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Centre County is experiencing a “homelessness crisis” fueled by COVID-19 and rising housing costs

“Our homeless shelters have been at or beyond capacity for many months, and we’ve been sheltering close to 45-55 households at any given time in a hotel."

  • By Madeline Miller/WPSU

 Madeline Miller / WPSU

(State College) — Centre County shelters are seeing a surge in the local homeless population, due to the COVID-19 pandemic and rising housing costs.

At the Centre County Board of Commissioners meeting on January 18, Centre County Adult Services Director Faith Ryan said the county is facing a homelessness crisis.

“To date, we’ve also helped approximately 1,000 households in Centre County, and we’ve had over 1,700 households apply,” Ryan said.

Ryan said local homeless shelters are full. They’ve temporarily placed some of the people in need of housing in hotels.

“Our homeless shelters have been at or beyond capacity for many months, and we’ve been sheltering close to 45-55 households at any given time in a hotel,” Ryan said.

She said Centre County is not the only county that has experienced an increase in homelessness.

“So this is definitely something that other counties have been experiencing too and we can honestly say that we’ve been seeking guidance wherever we can. We are definitely seeing an increase in people that are struggling to either secure housing because of costs or availability,” Ryan said.

The National Alliance to End Homelessness did its most recent survey of the U.S. homeless population in January 2020. Even before the pandemic, it was the fourth straight year of an increase — to almost 600,000 people homeless nationwide.

The alliance said “COVID-19, elevated unemployment rates and widespread evictions could diminish or completely wipe out previous gains made by those working to end homelessness.”

Kendra Gettig is the interim executive director of Out of the Cold. She said many of the shelter’s guests sought out its services due to losing their jobs during the pandemic.

“We’ve seen our guest numbers grow for sure. A lot of our people work in the restaurant industry, or they work at stores, so some of the places that closed early on in the pandemic. So, a lot of our guests lost their jobs,” Gettig said.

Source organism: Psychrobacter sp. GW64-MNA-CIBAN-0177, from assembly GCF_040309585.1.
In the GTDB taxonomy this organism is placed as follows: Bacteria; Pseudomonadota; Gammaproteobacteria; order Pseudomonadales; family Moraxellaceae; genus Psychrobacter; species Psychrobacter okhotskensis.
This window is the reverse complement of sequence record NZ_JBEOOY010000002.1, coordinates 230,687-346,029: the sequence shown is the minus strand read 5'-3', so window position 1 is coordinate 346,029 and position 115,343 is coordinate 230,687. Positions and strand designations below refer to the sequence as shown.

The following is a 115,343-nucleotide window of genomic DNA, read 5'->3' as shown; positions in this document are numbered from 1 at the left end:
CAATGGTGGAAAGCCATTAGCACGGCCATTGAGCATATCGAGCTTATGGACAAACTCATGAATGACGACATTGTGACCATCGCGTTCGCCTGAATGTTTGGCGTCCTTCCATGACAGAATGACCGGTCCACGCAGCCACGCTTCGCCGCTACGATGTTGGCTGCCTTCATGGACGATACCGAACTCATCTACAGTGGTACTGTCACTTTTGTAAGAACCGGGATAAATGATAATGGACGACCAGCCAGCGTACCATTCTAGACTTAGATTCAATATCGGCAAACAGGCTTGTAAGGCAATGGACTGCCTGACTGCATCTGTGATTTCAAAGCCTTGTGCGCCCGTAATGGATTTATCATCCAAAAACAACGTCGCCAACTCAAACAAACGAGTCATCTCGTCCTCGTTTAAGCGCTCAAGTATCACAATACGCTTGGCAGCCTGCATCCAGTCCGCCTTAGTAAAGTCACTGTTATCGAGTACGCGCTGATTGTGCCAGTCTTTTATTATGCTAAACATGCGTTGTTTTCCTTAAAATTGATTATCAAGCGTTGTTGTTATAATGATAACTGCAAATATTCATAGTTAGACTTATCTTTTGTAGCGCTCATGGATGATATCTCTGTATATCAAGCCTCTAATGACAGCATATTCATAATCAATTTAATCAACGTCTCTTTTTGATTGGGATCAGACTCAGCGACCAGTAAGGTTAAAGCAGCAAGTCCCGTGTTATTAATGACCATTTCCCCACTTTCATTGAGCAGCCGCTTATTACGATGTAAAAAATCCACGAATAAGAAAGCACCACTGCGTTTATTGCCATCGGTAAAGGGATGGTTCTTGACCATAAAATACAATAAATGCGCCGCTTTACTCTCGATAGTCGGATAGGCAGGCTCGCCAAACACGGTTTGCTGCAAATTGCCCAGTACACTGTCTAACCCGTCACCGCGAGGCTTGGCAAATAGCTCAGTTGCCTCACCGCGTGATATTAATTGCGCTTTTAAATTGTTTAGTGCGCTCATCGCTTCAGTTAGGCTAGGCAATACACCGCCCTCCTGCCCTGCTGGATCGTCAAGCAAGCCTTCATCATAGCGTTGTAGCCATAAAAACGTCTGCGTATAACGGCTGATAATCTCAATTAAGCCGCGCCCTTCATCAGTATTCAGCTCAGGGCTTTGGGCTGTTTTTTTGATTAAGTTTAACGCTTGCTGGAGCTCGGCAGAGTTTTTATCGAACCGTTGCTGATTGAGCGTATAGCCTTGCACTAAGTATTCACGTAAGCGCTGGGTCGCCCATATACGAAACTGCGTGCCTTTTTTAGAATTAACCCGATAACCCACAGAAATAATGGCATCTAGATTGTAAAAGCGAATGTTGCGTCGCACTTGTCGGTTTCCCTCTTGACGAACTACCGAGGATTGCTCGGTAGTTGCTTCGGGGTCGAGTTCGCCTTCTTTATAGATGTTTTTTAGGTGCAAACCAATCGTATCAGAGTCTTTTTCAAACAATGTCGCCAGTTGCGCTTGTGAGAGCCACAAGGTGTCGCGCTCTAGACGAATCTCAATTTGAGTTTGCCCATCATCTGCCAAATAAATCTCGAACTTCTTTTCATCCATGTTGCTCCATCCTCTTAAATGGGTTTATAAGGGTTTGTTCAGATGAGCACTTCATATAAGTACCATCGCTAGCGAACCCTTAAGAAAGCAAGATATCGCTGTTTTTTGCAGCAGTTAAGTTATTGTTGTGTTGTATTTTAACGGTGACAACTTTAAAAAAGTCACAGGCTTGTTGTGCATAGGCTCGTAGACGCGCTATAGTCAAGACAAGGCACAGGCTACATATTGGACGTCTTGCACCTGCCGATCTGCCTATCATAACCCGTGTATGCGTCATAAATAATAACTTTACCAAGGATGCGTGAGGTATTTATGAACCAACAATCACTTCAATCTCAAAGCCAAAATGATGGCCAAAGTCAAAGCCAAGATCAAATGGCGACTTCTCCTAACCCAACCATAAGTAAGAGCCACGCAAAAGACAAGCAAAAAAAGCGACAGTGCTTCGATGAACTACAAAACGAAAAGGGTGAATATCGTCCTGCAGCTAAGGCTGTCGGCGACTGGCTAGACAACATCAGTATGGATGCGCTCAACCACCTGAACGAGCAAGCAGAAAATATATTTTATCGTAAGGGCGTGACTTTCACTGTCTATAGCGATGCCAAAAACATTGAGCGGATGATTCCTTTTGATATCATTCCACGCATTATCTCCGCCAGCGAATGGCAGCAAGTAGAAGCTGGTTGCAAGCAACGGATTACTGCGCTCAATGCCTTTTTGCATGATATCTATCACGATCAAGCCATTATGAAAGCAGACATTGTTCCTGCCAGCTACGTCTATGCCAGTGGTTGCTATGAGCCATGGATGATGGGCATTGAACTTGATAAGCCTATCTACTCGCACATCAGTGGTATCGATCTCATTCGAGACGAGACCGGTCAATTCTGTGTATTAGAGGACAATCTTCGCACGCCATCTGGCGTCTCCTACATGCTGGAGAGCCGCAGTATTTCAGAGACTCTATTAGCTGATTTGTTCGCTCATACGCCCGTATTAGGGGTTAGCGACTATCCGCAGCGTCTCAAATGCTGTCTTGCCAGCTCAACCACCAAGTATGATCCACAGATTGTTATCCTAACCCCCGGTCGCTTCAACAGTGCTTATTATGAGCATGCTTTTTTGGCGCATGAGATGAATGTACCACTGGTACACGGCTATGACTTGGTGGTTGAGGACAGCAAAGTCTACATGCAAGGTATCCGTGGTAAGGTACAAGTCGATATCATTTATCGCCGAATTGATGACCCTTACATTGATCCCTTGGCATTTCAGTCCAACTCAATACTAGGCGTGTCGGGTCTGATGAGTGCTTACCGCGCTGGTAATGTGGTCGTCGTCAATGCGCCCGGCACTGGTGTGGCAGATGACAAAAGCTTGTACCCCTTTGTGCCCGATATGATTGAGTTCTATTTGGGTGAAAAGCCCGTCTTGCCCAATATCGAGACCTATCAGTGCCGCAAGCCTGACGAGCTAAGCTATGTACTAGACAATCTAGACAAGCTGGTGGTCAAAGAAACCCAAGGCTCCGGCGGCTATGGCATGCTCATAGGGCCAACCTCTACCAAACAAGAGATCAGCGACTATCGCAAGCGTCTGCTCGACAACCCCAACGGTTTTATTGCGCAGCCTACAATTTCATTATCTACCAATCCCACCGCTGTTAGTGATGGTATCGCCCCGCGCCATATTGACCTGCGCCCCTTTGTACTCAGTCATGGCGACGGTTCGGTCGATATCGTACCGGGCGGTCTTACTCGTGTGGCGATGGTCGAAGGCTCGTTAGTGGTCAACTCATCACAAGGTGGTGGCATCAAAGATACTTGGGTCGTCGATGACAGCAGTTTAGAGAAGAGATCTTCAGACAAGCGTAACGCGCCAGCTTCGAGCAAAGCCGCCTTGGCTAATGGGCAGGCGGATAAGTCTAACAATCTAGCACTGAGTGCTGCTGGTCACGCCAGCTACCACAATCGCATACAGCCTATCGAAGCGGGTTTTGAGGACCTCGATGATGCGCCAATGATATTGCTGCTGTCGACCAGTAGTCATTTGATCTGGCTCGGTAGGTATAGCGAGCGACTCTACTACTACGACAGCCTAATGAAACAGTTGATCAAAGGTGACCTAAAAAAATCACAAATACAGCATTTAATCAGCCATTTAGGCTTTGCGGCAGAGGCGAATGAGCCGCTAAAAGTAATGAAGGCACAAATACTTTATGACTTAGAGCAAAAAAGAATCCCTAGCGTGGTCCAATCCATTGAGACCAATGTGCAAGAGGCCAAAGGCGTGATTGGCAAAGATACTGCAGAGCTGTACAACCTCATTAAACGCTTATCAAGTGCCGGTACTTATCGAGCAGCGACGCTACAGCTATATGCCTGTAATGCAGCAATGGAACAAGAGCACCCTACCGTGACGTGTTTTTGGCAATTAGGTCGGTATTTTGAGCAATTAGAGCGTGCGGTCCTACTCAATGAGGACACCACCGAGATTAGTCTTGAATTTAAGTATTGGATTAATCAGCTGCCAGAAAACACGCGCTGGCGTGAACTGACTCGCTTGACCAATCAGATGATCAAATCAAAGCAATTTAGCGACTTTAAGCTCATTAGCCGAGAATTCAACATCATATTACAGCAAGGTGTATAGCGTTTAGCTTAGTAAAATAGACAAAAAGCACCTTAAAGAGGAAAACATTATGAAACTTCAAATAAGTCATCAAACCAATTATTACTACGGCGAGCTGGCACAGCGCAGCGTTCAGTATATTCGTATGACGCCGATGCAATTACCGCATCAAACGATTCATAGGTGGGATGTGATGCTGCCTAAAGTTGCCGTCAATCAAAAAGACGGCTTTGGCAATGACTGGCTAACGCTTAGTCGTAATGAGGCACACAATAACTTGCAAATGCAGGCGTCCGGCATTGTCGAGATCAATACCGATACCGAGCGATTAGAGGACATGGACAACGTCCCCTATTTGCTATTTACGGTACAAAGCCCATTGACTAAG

Gettig said the pandemic has also hindered Out of the Cold’s ability to offer essential substance, mental and behavioral health services.

“So a lot of our guests have substance use issues. It’s harder to get into rehab facilities right now, a lot of NA and AA meetings are online rather than in-person. A lot of mental health support services are also via telehealth rather than in-person visits, so it’s a little bit harder for people to access the services that they need,” Gettig said.

Morgan Wasikonis is the executive director of Housing Transitions. She said their shelter has also had to adapt during the pandemic to carry out operations while social distancing.

“We also provide for everyone’s basic needs when they are in the shelter, so we’re trying to do that remotely as well. So that’s a challenge,” Wasikonis said.

On top of operating throughout the pandemic, Gettig said homeless shelters are also tasked with handling preexisting challenges, like finding permanent affordable housing for guests.

“So a lot of our people are only able to work minimum wage jobs and it’s just really hard to afford an apartment in this town on a minimum wage job,” Gettig said.

Wasikonis said the affordable housing options that are available have barriers to entry.

“It’s very limited and very hard to get in. There’s often waitlists,” Wasikonis said.

Gettig said another big, ongoing challenge the shelters face is job placement.

“A lot of our guests have barriers that make employment difficult, whether that’s some form of disability, whether that’s mental health, so oftentimes it’s hard to find a good job for our people,” Gettig said.

Both shelters have found ways to meet the needs of the growing homeless population, but Wasikonis said she doesn’t think the situation will improve soon.

“As much as we’re in a crisis situation now, I think it’s going to continue to get even worse before it gets better,” Wasikonis said.

Gettig said collaboration has been instrumental in Out of the Cold’s ability to operate through hard times.

“We’re fortunate to live in a community that works well together. It’s regular that our people have multiple case managers, like one at the shelter and one at another community organization,” Gettig said.

Wasikonis also says the community has stepped up to help Housing Transitions throughout the pandemic. She says as the community begins to return to normalcy, she hopes support will continue.

“These are just tough times for a lot of people. And the people that are working hard, a lot of the places that you go into, restaurants and grocery stores and all the retail places, a lot of the time those are places where people that we serve work. And they’re working hard and they’re trying to get through things, but they have extra challenges on their plate,” Wasikonis said.

At that Centre County Board of Commissioners meeting last month, Ryan said the county would need $4 million more in Emergency Rental Assistance Program 1 funding to get to September. Centre County Adult Services does not know if it has been selected to receive that additional money from the state of Pennsylvania.

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